Laboratory characteristics were present in Table 3. Overall, conditions of highest body temperature and SaO2 at admission were worse in the patients of the more severe group. The median weight and average BMI were 64 kg (IQR: 58 to 72.5 kg) and 24.06 ± 3.18 kg/m2, respectively. On admission, lymphocyte counts, platelet counts, and hematocrit were lower in severe and critically ill patients than in mild/moderate patients (p < 0.0001, p = 0.0389, and p = 0.0061 respectively). D-dimer on admission was higher along with the severity of the disease (p < 0.0001). Most patients, especially critically ill patients, had significant changes in inflammatory markers, C-reactive protein (CRP) and interleukin 6 (IL-6) levels presented a similar increasing trend in terms of the severity. For nutrition-related indicators, the albumin levels were significantly lower in critically ill patients than those of severe or mild/moderate patients (p < 0.0001). On the contrary, the levels of blood urea nitrogen and serum creatinine were elevated in critically ill patients (p < 0.0001 and p = 0.0002, respectively). However, there was no difference in initial levels of weight, body mass index, or lipid parameters including total cholesterol and triglycerides values.
Risk for malnutrition
The screening of risk for malnutrition was displayed in Table 4. Most patients, especially critically ill patients, had significant changes in nutrition-related parameters. In the severe and critically ill groups, the PNI scores were more severe than in the mild/moderate group (p<0.0001). For the mild/moderate group, 167 (94.89%) patients had normal nutritional statuses on admission, while 59 (90.77%) and only 24 (60.00%) patients in the severe and critically ill group, respectively. For the overall population, the median CONUT scores were 2.50 (IQR: 1.00–5.00). The more severe patients had significantly higher CONUT scores (p<0.0001). 75 (67.00%) had light-to-severe nutritional disturbances (light, 36.61%; moderate, 20.54%; severe, 9.82%). For the critically ill group, 24 (60.00%) patients had normal nutritional statuses on admission using PNI score. Meanwhile, no patients were evaluated as normal nutritional status using the CONUT score. The mean GNRI values were 103.82 ± 11.00. The GNRI values decreased as the disease deteriorated (p = 0.0018).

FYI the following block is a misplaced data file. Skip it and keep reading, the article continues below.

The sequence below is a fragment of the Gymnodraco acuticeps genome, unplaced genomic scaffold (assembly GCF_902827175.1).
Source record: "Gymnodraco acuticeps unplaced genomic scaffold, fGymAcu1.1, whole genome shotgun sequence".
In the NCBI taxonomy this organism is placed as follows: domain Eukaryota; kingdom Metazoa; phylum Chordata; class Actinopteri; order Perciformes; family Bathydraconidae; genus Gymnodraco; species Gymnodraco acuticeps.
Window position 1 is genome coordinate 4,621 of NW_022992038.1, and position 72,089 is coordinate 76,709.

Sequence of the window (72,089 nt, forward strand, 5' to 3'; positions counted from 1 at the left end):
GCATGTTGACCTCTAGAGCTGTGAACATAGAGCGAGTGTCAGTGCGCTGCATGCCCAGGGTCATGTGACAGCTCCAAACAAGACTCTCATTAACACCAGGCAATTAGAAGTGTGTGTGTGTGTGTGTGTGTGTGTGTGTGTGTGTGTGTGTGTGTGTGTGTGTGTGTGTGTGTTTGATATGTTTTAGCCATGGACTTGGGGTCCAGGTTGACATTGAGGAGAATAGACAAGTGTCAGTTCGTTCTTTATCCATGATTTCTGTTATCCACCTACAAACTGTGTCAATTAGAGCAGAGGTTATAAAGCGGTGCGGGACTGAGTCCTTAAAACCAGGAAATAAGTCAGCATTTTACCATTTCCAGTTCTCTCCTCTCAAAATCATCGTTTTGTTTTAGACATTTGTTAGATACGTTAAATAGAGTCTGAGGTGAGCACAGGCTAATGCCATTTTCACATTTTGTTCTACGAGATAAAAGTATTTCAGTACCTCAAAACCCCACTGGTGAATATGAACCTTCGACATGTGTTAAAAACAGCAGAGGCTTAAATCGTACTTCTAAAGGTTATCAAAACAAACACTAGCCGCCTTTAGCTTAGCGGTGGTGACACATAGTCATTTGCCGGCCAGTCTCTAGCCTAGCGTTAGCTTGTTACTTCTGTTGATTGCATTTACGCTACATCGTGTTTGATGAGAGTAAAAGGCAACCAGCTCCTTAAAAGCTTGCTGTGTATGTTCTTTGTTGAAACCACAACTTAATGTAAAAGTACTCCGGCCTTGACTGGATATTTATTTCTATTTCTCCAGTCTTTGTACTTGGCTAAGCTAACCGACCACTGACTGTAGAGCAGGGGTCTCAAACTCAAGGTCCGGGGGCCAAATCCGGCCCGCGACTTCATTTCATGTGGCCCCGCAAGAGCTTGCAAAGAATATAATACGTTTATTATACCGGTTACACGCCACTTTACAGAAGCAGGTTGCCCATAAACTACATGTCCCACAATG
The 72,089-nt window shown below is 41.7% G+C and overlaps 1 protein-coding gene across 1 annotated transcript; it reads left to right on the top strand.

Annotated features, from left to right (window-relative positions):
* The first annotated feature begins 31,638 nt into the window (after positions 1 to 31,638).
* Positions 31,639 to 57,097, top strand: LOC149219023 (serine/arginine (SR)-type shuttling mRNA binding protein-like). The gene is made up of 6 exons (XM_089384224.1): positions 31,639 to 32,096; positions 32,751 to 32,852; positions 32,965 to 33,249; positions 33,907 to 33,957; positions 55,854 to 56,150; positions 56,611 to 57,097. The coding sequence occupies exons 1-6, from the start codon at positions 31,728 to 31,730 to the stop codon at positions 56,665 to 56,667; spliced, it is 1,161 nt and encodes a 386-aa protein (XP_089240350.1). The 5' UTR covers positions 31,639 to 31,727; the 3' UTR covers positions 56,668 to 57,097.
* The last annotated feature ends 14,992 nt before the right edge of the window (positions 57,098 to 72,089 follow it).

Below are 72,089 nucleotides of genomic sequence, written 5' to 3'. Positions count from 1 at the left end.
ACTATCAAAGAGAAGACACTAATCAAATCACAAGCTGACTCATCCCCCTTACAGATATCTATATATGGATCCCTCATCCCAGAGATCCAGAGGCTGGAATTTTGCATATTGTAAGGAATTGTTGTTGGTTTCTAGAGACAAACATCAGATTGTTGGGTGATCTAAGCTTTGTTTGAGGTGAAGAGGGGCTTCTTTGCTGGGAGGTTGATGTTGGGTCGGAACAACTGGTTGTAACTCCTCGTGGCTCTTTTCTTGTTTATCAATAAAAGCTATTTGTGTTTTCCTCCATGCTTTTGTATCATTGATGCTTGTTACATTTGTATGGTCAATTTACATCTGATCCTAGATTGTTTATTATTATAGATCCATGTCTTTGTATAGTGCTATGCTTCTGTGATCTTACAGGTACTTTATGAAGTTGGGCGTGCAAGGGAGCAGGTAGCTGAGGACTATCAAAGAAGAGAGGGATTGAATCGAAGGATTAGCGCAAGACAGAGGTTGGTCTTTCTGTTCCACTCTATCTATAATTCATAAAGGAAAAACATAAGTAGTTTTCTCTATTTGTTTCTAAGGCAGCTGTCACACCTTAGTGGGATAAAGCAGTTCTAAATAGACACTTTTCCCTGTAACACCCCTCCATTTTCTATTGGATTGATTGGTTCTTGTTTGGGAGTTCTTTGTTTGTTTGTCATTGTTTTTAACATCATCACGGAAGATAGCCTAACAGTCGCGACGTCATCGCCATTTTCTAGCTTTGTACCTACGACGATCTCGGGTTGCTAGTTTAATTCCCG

Receiver operating characteristic curves
Twenty-five deaths were observed and all of these were critically ill patients. The mortality was 8.47% in the whole population and 37.88% in critically ill patients. Areas of the receiver operating characteristic (ROC) curves were measured for serum albumin, lymphocyte count, total cholesterol, GNRI, CONUT, and PNI, and it confirmed a better prognostic implication of GNRI and CONUT compared to other parameters (Fig. 1). The cut-off value for the CONUT score, GNRI, and PNI were 5.5, 100, and 44.8, respectively.
Multivariate analysis to evaluate the prognostic implication of nutritional risk score for predicting in-hospital death